M&S has partnered with the environmental charity Hubbub
Marks & Spencer has partnered with the UK environmental charity, Hubbub to launch a two month long Sparking Change National Challenge to encourage its customers to take up lower carbon diets this year and reduce their food waste.
The Challenge invites the retailer’s some 14 million Sparks customers to take up a lower carbon diet, feel healthier, and potentially save money, all while benefiting the planet. The two month campaign will offer its customers access to recipes, practical tips, and a Sparks Live cook-along event hosted by M&S chef, Chris Baber alongside a surprise celebrity guest.
Participants will also be supported with a range of resources designed to help them make more sustainable meals from scratch.
This January will see M&S provide new ideas on the best ways to incorporate more protein from plants into participants’ diets. Sparks customers will receive discounts on M&S’ meat-free Plant Kitchen range every Monday during the month, as the company joins forces with Meat Free Monday to encourage families to go plant-based for one day a week.
February will see the focus on More Taste, Less Waste, enabling customers to cook healthy meals while reducing food waste. Customers will also receive tips on batch cooking, storing food to make it last longer, and how to best use leftovers.
The campaign launches following a recent M&S Family Matters Report in which it was highlighted that the environment is a growing concern for two-thirds of families in the UK. Almost half of UK families believe we should be eating less meat and over a third say they have already made the changes to the food they buy to take account of climate change.
In response to the growing concern, M&S has partnered with the award-winning environmental charity Hubbub to create a nine-week behaviour change pilot involving almost 100 customer and colleague families from across the country.
The Sparking Change pilot focused on four areas – protein from plants, cutting food waste, cooking from scratch, and sustainable living beyond the kitchen.
Sophia Linn, nutritionist at M&S, said: “Eating more sustainably needn’t be complicated or expensive – there are simple steps we can all take to reduce our impact on the plante. Our Sparking Change Challenge is designed to help customers make small changes that can easily be incorporated into their day to day lives and make it stick for the long term.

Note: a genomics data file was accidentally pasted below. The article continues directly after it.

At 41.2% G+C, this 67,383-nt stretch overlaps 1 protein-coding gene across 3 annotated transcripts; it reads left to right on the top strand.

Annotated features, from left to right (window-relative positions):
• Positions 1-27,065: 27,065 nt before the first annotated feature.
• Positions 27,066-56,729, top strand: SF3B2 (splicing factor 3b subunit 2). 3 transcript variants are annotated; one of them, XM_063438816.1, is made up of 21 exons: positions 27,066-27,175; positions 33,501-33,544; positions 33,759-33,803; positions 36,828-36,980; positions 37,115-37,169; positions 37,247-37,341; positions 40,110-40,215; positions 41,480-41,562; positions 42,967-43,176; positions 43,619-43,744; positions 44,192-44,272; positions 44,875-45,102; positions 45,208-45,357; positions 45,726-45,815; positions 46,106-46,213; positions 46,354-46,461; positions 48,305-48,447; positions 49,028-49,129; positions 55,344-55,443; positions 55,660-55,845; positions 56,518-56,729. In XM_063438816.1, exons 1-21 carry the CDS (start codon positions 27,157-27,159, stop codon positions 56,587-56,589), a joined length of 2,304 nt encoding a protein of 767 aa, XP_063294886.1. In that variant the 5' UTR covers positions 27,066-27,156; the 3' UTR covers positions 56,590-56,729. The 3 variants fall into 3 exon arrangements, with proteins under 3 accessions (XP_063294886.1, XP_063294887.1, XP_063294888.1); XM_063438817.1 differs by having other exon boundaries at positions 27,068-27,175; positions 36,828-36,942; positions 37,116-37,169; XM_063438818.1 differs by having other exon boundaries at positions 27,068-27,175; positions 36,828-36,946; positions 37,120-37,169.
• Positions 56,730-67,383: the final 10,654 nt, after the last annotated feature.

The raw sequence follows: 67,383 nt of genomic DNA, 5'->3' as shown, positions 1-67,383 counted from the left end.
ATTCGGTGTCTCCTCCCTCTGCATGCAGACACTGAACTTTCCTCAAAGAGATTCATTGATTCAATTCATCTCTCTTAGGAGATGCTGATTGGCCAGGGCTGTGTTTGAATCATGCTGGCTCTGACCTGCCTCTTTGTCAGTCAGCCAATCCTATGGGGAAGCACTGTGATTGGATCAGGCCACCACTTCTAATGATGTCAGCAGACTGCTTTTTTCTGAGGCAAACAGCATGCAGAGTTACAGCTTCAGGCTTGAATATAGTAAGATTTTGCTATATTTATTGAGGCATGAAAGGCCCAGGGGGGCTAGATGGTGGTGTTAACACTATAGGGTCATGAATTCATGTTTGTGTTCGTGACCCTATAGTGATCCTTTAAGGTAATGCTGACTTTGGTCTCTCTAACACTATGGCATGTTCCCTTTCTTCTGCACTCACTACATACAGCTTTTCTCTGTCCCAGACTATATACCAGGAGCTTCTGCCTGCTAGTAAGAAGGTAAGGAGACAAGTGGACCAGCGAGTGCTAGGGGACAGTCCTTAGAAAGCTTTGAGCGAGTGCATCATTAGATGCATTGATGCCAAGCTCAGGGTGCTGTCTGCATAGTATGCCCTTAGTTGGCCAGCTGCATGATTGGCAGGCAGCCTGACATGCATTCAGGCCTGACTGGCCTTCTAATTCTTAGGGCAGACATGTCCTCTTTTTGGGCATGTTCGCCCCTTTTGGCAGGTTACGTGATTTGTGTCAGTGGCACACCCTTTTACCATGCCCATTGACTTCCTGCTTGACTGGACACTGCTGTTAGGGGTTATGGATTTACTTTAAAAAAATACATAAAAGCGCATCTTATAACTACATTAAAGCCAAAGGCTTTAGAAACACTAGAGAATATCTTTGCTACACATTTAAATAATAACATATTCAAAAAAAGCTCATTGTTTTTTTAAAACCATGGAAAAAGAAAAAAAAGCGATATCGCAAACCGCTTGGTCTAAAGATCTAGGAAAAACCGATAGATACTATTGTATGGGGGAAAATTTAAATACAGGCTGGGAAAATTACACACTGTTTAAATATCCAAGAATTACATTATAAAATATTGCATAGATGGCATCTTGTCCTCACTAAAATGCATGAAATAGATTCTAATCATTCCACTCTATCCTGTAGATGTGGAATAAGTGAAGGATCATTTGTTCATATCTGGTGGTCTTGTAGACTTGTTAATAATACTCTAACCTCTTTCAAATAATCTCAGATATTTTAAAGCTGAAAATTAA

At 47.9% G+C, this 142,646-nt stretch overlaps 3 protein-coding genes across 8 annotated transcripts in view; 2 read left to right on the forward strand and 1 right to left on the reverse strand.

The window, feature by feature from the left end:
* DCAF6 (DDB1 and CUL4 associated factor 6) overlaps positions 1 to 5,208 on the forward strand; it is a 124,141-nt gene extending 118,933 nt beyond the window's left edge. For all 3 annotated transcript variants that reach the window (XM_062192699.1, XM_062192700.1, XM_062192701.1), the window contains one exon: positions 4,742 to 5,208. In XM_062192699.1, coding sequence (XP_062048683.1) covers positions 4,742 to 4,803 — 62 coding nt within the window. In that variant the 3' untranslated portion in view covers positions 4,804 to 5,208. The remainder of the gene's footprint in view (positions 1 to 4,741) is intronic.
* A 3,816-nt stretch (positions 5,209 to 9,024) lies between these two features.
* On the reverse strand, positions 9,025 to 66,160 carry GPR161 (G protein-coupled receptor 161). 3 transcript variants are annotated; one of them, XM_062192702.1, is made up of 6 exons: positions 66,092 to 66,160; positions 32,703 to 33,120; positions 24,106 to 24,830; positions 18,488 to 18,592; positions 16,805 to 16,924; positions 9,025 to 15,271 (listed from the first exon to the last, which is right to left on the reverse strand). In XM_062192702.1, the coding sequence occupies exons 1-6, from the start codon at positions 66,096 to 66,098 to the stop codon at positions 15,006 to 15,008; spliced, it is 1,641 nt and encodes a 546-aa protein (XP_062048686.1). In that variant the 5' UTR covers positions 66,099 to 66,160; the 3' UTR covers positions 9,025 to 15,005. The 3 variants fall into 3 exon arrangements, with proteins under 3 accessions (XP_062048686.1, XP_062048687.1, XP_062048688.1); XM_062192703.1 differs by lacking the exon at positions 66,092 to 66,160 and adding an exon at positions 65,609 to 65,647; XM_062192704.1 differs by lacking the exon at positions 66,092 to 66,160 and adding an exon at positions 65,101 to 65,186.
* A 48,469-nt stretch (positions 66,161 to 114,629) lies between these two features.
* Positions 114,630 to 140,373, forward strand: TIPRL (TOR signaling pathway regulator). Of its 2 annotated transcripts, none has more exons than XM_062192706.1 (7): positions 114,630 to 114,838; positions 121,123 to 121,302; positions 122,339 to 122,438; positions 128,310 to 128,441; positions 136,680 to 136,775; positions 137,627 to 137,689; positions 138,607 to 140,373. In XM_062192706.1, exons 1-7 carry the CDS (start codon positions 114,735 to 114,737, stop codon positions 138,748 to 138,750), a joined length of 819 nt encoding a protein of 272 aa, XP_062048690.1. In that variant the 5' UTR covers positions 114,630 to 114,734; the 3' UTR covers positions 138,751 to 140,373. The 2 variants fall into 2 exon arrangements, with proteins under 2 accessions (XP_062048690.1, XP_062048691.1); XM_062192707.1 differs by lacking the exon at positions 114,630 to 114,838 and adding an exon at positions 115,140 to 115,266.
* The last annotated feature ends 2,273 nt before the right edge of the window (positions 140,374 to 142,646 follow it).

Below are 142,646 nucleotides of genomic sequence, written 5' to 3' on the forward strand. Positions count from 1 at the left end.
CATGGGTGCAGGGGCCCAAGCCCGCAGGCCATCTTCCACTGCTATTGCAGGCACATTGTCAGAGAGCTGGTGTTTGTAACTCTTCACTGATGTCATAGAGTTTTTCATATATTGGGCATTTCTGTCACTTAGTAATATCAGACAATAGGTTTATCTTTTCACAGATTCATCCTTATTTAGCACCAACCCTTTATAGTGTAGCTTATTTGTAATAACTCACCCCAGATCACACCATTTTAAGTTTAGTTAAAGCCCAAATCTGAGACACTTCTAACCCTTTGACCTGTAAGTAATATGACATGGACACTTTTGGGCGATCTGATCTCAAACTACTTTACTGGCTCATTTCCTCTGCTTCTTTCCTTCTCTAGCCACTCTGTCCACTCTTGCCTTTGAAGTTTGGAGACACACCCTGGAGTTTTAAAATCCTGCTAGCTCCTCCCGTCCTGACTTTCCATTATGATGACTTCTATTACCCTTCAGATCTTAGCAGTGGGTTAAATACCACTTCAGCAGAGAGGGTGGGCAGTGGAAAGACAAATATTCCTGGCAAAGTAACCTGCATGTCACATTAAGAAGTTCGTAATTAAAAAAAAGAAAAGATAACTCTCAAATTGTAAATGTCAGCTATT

“We want to help our customers explore and enjoy more sustainable ways of living and our Plant Kitchen range means any swaps customers make aren’t compromising on quality, affordability or taste.”
Mark Breen, senior creative partner at Hubbub, added: “The lasting impact for families who have already taken part in Sparking Change has been incredible. Reducing food waste and eating less meat and more plant-based foods are two of the simplest ways we can all do our bit to help the environment.”
M&S recently reset Plan A, its sustainability programme, to have an unrelenting focus on becoming a fully net zero business by 2040. The Sparking Change research pilot and National Challenge is part of the retailer’s ongoing commitment to innovate and invest in products and services that help customers enjoy lower carbon lives.
The retailer kicked off the New Year with a call upon all customers planning to clear out their wardrobes this month to do so by donating their preloved clothing to Oxfam via its long-standing Shwopping scheme.
Following a refresh of Shwopping in September, this New Year marked the first time that customers had been rewarded with a treat for donating items from their post-Christmas clear-out.
Donating to charity shops and recycling topped the list of customer responses when they were asked what they were planning to do with the clothes they clear out this New Year. However, one in five still stated that they planned on putting their cleared-out clothing in the bin.
In response, M&S is encouraging customers to donate to its shwopping boxes good quality, clean clothing that Oxfam can sell to raise money for its work fighting poverty around the world. Items that customers can give to Oxfam via the Shwop boxes includes shoes, handbags, jewellery, belts, hats, scarves, and bras – and these can be from any retailer.
Carmel McQuaid, head of sustainable business for M&S, said: “We know customers are busy and we’re passionate about helping them live lower carbon lives by offering simple solutions that make it easy. Reselling, reusing, and recycling clothing is a simple way that we can all make a difference and our long-standing shwopping scheme with Oxfam is a brilliant programme that rewards customers for doing their bit.”
The scheme forms an important part of the reset Plan A that was set out by M&S as a multi-stakeholder plan spanning customers, colleagues, suppliers, and the wider industry to drive reduction in its Scope 3 emissions. M&S has since been working at pace to bolster existing commitments and introduce new ones, including trialling clothing rental with Hire Street.
The retailer will be working throughout 2022 to drive carbon reduction and to have important conversations with customers through its ongoing Look Behind the Label campaign.